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L.A. Dodgers

Since moving to Los Angeles, the Dodgers have gained a special place in the hearts and minds of Angelenos. Now as they vie for a World Series title, let's celebrate the people and stories that have made these boys in blue an essential part of L.A. living.
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This Legendary Dodgers Announcer Will Retire 2022 | Sept. 28
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SoCal Update

This Legendary Dodgers Announcer Will Retire 2022 | Sept. 28

Today, Longtime Dodgers broadcaster Jaime Jarrín announced he will retire in 2022.
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Dodgers Stories: 6 Decades in LA

Fernandomania: Los Angeles Falls In Love with Fernando Valenzuela

In the 1980s, 19-year-old Fernando Valenzuela was discovered playing in the Mexican leagues and was recruited to Los Angeles.
Newly elected councilwoman Rosalind Weiner (now Rosalind Weiner Wyland) with her family. | LA Herald Examiner Photo Collection, Los Angeles Public Library
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Dodgers Stories: 6 Decades in LA

Roz Wyman: Without Her, the Dodgers Wouldn’t Be Here

Rosalind Wiener Wyman, the youngest person ever elected to the L.A. City Council and the second woman to serve there, began pursuing the Dodgers relentlessly when she heard the team was looking for a new home.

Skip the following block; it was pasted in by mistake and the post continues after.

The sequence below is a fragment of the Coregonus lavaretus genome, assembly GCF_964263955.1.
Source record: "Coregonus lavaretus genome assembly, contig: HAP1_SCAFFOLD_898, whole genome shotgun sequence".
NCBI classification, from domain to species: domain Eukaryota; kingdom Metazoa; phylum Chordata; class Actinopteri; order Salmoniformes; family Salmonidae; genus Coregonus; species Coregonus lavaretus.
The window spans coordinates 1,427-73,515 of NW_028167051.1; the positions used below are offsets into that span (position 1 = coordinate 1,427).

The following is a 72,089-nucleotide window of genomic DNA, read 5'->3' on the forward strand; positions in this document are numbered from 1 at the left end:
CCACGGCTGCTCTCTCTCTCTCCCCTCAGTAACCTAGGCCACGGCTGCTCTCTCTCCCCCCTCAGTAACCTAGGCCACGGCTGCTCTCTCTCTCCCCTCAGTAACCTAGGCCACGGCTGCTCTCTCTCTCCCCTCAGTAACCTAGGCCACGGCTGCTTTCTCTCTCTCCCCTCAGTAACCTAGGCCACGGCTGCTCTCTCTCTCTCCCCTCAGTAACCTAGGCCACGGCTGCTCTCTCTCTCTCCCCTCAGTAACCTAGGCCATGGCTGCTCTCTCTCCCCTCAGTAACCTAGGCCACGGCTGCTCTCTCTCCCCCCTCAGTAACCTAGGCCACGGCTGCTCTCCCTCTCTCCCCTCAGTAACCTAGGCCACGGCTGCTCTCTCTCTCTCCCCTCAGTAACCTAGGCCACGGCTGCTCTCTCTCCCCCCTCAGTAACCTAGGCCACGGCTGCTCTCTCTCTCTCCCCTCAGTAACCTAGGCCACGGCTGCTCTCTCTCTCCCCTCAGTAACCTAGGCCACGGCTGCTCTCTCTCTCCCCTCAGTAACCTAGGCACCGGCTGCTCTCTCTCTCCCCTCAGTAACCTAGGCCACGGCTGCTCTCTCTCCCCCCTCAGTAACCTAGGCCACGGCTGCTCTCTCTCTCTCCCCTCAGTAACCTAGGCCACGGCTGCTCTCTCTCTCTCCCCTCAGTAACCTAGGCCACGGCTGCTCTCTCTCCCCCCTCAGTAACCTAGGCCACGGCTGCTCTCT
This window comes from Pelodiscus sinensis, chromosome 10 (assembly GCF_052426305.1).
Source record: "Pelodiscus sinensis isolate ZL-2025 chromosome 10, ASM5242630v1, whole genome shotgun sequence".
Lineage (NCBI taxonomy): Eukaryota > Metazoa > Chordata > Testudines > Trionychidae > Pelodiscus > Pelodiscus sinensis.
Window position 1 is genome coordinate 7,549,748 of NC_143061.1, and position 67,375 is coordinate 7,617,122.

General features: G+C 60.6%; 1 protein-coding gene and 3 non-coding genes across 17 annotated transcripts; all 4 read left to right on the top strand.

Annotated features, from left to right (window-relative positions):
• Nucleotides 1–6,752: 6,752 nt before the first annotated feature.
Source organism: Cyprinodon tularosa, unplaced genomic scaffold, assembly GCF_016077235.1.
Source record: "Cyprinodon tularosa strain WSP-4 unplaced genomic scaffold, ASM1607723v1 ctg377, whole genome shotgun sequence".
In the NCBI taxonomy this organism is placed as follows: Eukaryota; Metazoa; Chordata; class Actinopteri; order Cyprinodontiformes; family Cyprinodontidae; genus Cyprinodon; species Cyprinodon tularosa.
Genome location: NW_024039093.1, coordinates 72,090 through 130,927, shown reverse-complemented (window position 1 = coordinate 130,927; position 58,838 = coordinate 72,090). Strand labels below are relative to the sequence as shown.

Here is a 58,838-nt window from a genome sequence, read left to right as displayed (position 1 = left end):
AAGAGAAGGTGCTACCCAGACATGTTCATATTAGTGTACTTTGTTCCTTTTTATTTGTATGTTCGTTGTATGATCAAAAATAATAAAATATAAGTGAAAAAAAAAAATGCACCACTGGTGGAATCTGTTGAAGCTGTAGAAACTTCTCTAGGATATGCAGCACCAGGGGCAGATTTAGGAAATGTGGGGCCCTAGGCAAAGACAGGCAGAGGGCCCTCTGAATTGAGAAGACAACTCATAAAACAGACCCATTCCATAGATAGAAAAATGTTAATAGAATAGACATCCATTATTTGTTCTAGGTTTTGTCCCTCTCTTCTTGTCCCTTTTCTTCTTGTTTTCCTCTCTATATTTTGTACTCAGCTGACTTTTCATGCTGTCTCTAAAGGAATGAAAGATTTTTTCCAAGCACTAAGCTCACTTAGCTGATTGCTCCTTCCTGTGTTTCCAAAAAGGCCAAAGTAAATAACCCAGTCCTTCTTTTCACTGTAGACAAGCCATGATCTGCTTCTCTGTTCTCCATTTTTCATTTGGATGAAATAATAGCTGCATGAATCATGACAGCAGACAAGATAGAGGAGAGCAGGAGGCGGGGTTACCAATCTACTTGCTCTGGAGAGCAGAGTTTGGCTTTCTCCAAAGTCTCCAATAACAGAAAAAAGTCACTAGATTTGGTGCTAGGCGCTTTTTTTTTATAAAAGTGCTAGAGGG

Rosalind Wyman checks home base and the general view at the Los Angeles Memorial Coliseum in preparation to receive the Dodgers for Opening Day. | Los Angeles Examiner/USC Libraries/Corbis via Getty Images
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Dodgers Stories: 6 Decades in LA

The Strong Women Who Shaped Roz Wyman, an L.A. Legend

Nancy Pelosi, Dianne Feinstein and Helen Gahagan Douglas, are only some of the strong female forces who have formed the circle of influence surrounding Rosalind Wyman, the woman responsible for bringing the Dodgers to L.A. in the 1950s.
Richard Aller, peanut vendor, holds a fistful of roasted nuts | Photo by Kirk McKoy/Los Angeles Times via Getty Images
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Dodgers Stories: 6 Decades in LA

Beyond the Dugout: Five Important People In Dodger History Who Weren't On the Field

When people talk about baseball greats, it is usually a discussion of the players. Yet there are legends in the stands as well. 
The Dodgers and White Sox line up for the national anthem before game 3 of the 1959 World Series.
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Lost LA

Photos from the 1959 World Series, L.A.'s First

The Dodgers then called home the cavernous Coliseum, which seated more than 92,000. They beat the White Sox four games to two.
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Lost LA

Once Upon a Time in Chavez Ravine

Did the Dodgers evict a Mexican-American neighborhood to make way for their stadium? The truth is more nuanced than what you've heard.
The Los Angeles Baseball Club, circa 1884. Courtesy of the USC Libraries - California Historical Society Collection
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Lost LA

This Was L.A. Baseball in the 1880s

The western accents of the Los Angeles Base Ball Club's uniforms seemed to reflect the team's pride in its home city and its western roots.
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